Q: In a recent response you said, “Your income will be taxed in the year in which it is constructively received.” What does that mean? If I retire on Dec. 31, 2010, and receive my last paycheck in January, which will include my lump-sum payment for terminal annual leave, isn’t that money taxed as income received in 2011? Will it not be shown as income on the W-2 for 2011, not 2010?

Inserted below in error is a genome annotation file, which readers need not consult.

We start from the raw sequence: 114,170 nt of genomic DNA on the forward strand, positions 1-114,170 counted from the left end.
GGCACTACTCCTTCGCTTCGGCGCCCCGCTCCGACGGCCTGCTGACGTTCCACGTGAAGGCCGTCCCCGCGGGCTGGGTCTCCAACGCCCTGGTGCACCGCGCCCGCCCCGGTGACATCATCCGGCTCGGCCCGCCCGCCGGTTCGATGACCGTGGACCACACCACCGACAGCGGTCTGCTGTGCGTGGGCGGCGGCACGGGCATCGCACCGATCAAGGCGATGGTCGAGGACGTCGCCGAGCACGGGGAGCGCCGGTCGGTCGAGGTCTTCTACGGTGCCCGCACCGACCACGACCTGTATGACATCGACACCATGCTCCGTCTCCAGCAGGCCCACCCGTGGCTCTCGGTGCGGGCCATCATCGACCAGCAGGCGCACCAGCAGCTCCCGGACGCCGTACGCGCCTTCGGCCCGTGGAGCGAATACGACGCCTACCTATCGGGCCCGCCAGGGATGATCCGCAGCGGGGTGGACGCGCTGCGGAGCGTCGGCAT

A: It is not unusual for an employer to include income on the W-2 or 1099 for the year in which it was paid, even though the income was not received until the following year. Typically, people include the income on their returns as it is reported by their employer. Since individual taxpayers are taxed on a cash basis, however, they may elect to report the income in the year in which it was constructively received — when the money was made available to them, regardless of when they actually took it. For example, if a check is handed to you on Dec. 31, you have constructively received the payment at that time, even if you elect not to cash the check until Jan. 3 of the following year.